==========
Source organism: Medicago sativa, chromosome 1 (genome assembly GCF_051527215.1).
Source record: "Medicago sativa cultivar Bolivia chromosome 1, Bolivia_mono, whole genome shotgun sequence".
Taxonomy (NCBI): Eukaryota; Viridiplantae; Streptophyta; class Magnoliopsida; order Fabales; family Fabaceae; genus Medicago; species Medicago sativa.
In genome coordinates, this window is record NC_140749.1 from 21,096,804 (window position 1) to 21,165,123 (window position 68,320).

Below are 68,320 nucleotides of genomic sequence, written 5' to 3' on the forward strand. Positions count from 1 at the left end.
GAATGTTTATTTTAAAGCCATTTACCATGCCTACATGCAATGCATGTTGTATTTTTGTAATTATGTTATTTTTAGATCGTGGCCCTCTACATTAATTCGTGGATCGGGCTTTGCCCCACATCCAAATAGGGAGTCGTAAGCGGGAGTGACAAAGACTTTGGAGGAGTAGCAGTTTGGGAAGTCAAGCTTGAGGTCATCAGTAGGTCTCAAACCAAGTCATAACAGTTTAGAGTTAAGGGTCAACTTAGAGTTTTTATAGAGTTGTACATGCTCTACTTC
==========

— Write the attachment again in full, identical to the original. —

Source organism: Medicago sativa, chromosome 1 (genome assembly GCF_051527215.1).
Source record: "Medicago sativa cultivar Bolivia chromosome 1, Bolivia_mono, whole genome shotgun sequence".
Taxonomy (NCBI): Eukaryota; Viridiplantae; Streptophyta; class Magnoliopsida; order Fabales; family Fabaceae; genus Medicago; species Medicago sativa.
In genome coordinates, this window is record NC_140749.1 from 21,096,804 (window position 1) to 21,165,123 (window position 68,320).

Below are 68,320 nucleotides of genomic sequence, written 5' to 3' on the forward strand. Positions count from 1 at the left end.
GAATGTTTATTTTAAAGCCATTTACCATGCCTACATGCAATGCATGTTGTATTTTTGTAATTATGTTATTTTTAGATCGTGGCCCTCTACATTAATTCGTGGATCGGGCTTTGCCCCACATCCAAATAGGGAGTCGTAAGCGGGAGTGACAAAGACTTTGGAGGAGTAGCAGTTTGGGAAGTCAAGCTTGAGGTCATCAGTAGGTCTCAAACCAAGTCATAACAGTTTAGAGTTAAGGGTCAACTTAGAGTTTTTATAGAGTTGTACATGCTCTACTTC